The IWF’s Jan. 18 panel on Tom Wolfe’s I Am Charlotte Simmons aired this weekend on C-SPAN (click here for streaming video), and we got a raft of e-mails about whether or not Wolfe “got” contemporary college life in his novel. At “Charlotte Simmons”‘s fictional Ivy-style Dupont University, young high-SAT achievers frolic, fornicate, and booze, booze, booze to their hearts’ content without moral guidance or supervision from mature adults.

On the panel the New York Times’s David Brooks said Wolfe didn’t pay enough attention to the idealism and academic seriousness of many college students, while author (and IWF board member) Christina Hoff Sommers said that Wolfe didn’t pay enough attention to the gurus of postmodern political correctness who are the students’ teachers. John Derbyshire of National Review liked the novel because of its theme of mechanistic brain biology replacing traditional philosophical notions of the mind and soul, while Michael Dirda of the Washington Post didn’t like the novel because he found Wolfe mechanistic in other ways: his plotting and his judgmentalism with regard to college sexual mores.

Here’s what some of our readers say, starting with C.M.:

“[A]s a college student, I was intrigued to see what someone who is so obviously far removed from his own college experience would say. Despite Mr. Wolfe’s otherwise dated appearance and demeanor, he does to a certain extent manage to portray the college youth of today. Certain generalizations are standard at most campuses: there are athletes like Jojo [the jock], fraternity guys like Hoyt [the vain, lazy, and fraudulent cad], and girls like Charlotte [the innocent small-town girl consecrated to the life of the mind who is inevitably destroyed]. These individual characters are only a few specs on the whole collegiate spectrum.

“A better way to generalize today’s college students would be to say that we as a whole have taken the party mentality of the Sixties and combined it with the work ethic of the Fifties and created a ‘work hard, play hard’ philosophy. Students today now have to be more competitive than ever before to land the same jobs that were given to high school graduates in Mr. Wolfe’s days…While all this is happening, we are being tugged the other way by the MTV/Spring Break culture. (e.g., any magazine or TV. show targeting teenagers).”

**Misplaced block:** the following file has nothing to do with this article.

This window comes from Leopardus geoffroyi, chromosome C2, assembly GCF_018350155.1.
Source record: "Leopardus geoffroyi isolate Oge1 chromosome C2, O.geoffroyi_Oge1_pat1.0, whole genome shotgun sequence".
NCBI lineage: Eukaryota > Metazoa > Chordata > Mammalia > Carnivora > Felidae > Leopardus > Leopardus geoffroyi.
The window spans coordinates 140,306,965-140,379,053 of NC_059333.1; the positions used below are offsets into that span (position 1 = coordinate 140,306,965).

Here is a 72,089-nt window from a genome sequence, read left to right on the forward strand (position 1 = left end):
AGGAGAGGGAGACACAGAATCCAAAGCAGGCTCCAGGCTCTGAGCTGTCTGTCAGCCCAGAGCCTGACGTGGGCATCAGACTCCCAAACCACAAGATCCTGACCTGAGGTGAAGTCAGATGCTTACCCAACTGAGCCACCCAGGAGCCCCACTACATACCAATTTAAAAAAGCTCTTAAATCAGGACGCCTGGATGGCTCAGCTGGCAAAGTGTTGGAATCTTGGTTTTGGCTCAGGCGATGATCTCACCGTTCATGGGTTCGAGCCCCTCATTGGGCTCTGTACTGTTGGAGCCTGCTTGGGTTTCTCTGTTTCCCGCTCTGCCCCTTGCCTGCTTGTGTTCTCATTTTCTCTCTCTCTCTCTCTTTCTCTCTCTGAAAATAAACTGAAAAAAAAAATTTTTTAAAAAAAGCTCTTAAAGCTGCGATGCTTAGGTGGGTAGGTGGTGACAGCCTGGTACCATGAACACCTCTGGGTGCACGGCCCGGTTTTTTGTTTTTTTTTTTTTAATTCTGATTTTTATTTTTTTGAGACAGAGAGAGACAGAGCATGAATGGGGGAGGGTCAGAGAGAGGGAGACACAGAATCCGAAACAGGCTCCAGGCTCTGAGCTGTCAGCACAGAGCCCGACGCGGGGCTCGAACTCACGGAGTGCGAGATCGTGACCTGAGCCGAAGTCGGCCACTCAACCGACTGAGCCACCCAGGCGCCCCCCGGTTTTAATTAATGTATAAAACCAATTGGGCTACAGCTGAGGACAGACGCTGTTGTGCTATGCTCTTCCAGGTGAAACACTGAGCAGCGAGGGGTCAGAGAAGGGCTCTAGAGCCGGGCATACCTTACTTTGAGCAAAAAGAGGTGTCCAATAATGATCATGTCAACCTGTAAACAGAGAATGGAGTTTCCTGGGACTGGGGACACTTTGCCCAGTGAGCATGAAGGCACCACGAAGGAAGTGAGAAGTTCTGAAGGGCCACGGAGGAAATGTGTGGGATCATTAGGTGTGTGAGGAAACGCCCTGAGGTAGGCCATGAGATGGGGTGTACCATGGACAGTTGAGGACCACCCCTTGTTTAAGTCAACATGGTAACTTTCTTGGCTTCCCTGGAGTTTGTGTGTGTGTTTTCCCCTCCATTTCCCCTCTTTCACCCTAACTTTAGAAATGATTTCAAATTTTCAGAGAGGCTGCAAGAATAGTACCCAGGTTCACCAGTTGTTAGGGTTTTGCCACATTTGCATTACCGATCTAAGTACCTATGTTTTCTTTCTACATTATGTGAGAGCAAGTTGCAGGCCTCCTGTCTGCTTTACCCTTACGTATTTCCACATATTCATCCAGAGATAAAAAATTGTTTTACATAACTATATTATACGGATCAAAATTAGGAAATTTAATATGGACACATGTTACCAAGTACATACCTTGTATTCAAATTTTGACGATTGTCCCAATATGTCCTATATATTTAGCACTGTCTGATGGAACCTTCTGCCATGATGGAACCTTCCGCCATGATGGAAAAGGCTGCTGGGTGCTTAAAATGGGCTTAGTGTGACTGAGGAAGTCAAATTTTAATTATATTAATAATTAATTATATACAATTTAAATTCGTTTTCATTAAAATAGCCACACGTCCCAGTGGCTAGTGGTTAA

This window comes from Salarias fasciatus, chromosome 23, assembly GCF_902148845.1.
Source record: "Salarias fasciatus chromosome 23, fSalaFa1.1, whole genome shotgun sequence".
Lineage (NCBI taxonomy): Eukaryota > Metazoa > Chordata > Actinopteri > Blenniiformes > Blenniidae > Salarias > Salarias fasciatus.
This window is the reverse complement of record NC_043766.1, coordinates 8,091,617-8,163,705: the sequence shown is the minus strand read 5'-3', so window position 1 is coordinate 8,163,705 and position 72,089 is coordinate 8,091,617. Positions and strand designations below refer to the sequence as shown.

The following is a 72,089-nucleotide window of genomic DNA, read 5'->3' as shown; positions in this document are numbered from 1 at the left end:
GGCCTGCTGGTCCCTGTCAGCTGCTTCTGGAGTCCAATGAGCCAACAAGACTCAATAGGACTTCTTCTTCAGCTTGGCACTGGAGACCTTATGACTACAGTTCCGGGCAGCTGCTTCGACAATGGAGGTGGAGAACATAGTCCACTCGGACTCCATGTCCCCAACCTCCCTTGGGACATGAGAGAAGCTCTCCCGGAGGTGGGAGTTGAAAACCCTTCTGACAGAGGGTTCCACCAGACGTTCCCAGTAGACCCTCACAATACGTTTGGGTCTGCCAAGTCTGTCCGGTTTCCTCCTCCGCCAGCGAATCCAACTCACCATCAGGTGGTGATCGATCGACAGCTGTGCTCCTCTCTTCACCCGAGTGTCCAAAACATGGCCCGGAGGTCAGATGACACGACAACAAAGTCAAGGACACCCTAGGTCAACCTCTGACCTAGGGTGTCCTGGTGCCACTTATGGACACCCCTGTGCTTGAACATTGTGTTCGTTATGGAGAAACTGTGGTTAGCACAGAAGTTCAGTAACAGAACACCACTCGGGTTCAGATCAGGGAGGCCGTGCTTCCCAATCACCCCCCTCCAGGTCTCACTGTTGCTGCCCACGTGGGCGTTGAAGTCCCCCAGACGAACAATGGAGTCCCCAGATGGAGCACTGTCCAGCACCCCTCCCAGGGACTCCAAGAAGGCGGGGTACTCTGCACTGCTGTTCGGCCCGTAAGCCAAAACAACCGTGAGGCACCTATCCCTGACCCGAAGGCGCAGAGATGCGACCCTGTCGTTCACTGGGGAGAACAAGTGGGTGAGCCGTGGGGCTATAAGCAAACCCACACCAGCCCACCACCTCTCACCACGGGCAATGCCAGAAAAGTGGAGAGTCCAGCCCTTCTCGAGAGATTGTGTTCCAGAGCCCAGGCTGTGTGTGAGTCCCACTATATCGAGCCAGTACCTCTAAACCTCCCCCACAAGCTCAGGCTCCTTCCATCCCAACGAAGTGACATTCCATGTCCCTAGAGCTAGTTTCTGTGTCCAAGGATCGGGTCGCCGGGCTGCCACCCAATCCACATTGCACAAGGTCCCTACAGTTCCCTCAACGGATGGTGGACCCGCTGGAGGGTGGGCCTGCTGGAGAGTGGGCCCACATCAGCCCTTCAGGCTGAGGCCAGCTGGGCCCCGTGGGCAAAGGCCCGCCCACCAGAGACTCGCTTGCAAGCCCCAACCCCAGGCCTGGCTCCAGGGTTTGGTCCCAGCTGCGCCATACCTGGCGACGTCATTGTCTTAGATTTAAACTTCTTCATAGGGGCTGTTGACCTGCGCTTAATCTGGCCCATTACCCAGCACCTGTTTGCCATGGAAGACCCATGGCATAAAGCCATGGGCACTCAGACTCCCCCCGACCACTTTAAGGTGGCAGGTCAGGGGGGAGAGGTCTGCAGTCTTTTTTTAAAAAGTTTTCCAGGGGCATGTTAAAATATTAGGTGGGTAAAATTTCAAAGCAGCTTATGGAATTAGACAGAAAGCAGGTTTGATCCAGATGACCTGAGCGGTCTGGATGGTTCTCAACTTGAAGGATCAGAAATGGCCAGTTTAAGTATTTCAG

So maybe both Brooks and Wolfe are right. Now for R.K. from the other side (she’s a high school youth services director):

“Since we set 18 as the age of ‘adulthood,’ we start emancipating youth at [age] 14. What parents go to high school PTA meetings? not many I assure you. Even in middle school parents often feel out of it and leave the kids entirely to the schools while they work two to four jobs jobs to keep money to support expensive homes in the suburbs and money for later education.”

From K.D.:

“Mr. Wolfe is spot on in his analysis. Some of your panelists are deluding themselves. Mr. Wolfe has done us a great service to highlight a major problem.”

And finally, K.C.:

“Anyone who thinks Tom Wolfe is exaggerating campus hooking up might take a look at this advice column. While the writer gives pretty good advice to the lovelorn (and room-mate crazed) young, I’m always astonished at how many young women mess themselves up over guys they have casual sex with. Take a gander at today’s letters.”

I did. The site’s called Tomato Nation, and it’s pretty amazing. I don’t know which item in Sarah D. Bunting’s online advice column intrigued me more–the gal who’s falling in love, a no-no, with her “f—buddy” (that’s a synonym for “friends with benefits,” the term used on my campus) or the guy who was trying to do his homework at his dorm-room desk while his drunken roommate and girlfriend (or maybe f—buddy) snogged it two feet away in the bed. This is real-life stuff. Who says Tom Wolfe’s just an aging voyeur?